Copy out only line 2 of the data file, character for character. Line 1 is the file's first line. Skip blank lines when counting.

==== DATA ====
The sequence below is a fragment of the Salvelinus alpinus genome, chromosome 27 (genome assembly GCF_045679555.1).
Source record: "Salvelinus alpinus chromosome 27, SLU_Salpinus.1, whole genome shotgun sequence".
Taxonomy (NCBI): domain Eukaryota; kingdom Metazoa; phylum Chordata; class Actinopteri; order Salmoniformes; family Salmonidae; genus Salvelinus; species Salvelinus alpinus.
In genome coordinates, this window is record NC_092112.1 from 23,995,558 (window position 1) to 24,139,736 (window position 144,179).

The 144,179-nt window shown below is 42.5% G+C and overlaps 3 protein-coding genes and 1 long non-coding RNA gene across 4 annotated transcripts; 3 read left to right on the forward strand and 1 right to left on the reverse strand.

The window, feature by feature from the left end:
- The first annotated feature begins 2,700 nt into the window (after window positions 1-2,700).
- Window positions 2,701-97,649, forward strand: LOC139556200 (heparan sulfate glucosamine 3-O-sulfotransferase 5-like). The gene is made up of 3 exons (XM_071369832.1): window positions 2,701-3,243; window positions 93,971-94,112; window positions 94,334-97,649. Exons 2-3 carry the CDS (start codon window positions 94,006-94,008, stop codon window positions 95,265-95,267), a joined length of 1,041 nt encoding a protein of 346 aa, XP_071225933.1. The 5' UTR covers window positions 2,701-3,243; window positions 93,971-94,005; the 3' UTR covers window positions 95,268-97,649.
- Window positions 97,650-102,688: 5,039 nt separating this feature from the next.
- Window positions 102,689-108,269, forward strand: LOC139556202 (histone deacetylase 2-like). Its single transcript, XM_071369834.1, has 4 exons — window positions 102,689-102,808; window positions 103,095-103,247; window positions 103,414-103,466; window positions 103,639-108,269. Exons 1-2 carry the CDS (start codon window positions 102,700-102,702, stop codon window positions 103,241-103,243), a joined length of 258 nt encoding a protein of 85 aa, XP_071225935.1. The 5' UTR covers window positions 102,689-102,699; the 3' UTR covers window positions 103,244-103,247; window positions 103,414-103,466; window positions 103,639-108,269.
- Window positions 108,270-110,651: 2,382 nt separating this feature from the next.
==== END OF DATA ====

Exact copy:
Source record: "Salvelinus alpinus chromosome 27, SLU_Salpinus.1, whole genome shotgun sequence".